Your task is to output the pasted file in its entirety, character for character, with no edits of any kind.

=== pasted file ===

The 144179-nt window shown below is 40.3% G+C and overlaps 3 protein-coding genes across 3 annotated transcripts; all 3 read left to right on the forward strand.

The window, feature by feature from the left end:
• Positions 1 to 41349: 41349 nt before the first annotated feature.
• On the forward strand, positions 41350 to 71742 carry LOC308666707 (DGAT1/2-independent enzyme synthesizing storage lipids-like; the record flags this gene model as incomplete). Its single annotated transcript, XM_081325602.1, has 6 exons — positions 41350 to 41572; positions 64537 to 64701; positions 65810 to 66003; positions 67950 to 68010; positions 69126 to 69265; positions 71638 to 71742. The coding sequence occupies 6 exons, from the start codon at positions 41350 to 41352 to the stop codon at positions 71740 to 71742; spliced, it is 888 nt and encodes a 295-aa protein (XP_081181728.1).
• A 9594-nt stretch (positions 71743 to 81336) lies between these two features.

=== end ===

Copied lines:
The 144179-nt window shown below is 40.3% G+C and overlaps 3 protein-coding genes across 3 annotated transcripts; all 3 read left to right on the forward strand.

The window, feature by feature from the left end:
• Positions 1 to 41349: 41349 nt before the first annotated feature.
• On the forward strand, positions 41350 to 71742 carry LOC308666707 (DGAT1/2-independent enzyme synthesizing storage lipids-like; the record flags this gene model as incomplete). Its single annotated transcript, XM_081325602.1, has 6 exons — positions 41350 to 41572; positions 64537 to 64701; positions 65810 to 66003; positions 67950 to 68010; positions 69126 to 69265; positions 71638 to 71742. The coding sequence occupies 6 exons, from the start codon at positions 41350 to 41352 to the stop codon at positions 71740 to 71742; spliced, it is 888 nt and encodes a 295-aa protein (XP_081181728.1).
• A 9594-nt stretch (positions 71743 to 81336) lies between these two features.